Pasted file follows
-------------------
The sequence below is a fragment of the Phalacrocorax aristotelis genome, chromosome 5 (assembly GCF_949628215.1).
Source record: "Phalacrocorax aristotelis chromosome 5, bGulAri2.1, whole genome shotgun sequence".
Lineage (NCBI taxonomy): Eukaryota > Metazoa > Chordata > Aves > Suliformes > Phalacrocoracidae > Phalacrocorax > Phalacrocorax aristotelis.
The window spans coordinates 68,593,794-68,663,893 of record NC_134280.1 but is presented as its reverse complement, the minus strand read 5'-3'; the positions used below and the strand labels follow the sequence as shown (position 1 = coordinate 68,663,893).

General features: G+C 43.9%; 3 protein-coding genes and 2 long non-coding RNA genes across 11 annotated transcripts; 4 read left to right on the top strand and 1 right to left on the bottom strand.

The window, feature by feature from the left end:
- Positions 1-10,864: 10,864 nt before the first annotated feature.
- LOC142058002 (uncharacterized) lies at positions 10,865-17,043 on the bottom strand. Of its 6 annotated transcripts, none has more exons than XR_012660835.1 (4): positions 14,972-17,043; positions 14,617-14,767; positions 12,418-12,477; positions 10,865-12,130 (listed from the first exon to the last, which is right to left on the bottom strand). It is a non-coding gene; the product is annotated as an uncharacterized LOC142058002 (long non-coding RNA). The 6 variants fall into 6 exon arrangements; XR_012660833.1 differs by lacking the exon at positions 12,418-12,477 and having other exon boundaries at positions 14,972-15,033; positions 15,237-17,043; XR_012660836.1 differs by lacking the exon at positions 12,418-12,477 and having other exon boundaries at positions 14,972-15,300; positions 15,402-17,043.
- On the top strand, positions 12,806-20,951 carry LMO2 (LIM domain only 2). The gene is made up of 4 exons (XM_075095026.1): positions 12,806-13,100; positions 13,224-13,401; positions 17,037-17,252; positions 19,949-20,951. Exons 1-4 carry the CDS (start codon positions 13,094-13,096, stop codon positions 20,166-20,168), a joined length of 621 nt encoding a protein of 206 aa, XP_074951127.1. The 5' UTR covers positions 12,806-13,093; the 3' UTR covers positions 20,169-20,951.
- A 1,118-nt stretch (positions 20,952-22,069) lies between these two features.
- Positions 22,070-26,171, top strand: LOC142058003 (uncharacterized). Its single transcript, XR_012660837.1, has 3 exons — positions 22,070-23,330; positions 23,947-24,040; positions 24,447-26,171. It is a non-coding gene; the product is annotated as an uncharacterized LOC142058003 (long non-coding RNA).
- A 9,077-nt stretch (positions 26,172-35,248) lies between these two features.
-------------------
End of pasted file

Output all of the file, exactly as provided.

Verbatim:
The sequence below is a fragment of the Phalacrocorax aristotelis genome, chromosome 5 (assembly GCF_949628215.1).
Source record: "Phalacrocorax aristotelis chromosome 5, bGulAri2.1, whole genome shotgun sequence".
Lineage (NCBI taxonomy): Eukaryota > Metazoa > Chordata > Aves > Suliformes > Phalacrocoracidae > Phalacrocorax > Phalacrocorax aristotelis.
The window spans coordinates 68,593,794-68,663,893 of record NC_134280.1 but is presented as its reverse complement, the minus strand read 5'-3'; the positions used below and the strand labels follow the sequence as shown (position 1 = coordinate 68,663,893).

General features: G+C 43.9%; 3 protein-coding genes and 2 long non-coding RNA genes across 11 annotated transcripts; 4 read left to right on the top strand and 1 right to left on the bottom strand.

The window, feature by feature from the left end:
- Positions 1-10,864: 10,864 nt before the first annotated feature.
- LOC142058002 (uncharacterized) lies at positions 10,865-17,043 on the bottom strand. Of its 6 annotated transcripts, none has more exons than XR_012660835.1 (4): positions 14,972-17,043; positions 14,617-14,767; positions 12,418-12,477; positions 10,865-12,130 (listed from the first exon to the last, which is right to left on the bottom strand). It is a non-coding gene; the product is annotated as an uncharacterized LOC142058002 (long non-coding RNA). The 6 variants fall into 6 exon arrangements; XR_012660833.1 differs by lacking the exon at positions 12,418-12,477 and having other exon boundaries at positions 14,972-15,033; positions 15,237-17,043; XR_012660836.1 differs by lacking the exon at positions 12,418-12,477 and having other exon boundaries at positions 14,972-15,300; positions 15,402-17,043.
- On the top strand, positions 12,806-20,951 carry LMO2 (LIM domain only 2). The gene is made up of 4 exons (XM_075095026.1): positions 12,806-13,100; positions 13,224-13,401; positions 17,037-17,252; positions 19,949-20,951. Exons 1-4 carry the CDS (start codon positions 13,094-13,096, stop codon positions 20,166-20,168), a joined length of 621 nt encoding a protein of 206 aa, XP_074951127.1. The 5' UTR covers positions 12,806-13,093; the 3' UTR covers positions 20,169-20,951.
- A 1,118-nt stretch (positions 20,952-22,069) lies between these two features.
- Positions 22,070-26,171, top strand: LOC142058003 (uncharacterized). Its single transcript, XR_012660837.1, has 3 exons — positions 22,070-23,330; positions 23,947-24,040; positions 24,447-26,171. It is a non-coding gene; the product is annotated as an uncharacterized LOC142058003 (long non-coding RNA).
- A 9,077-nt stretch (positions 26,172-35,248) lies between these two features.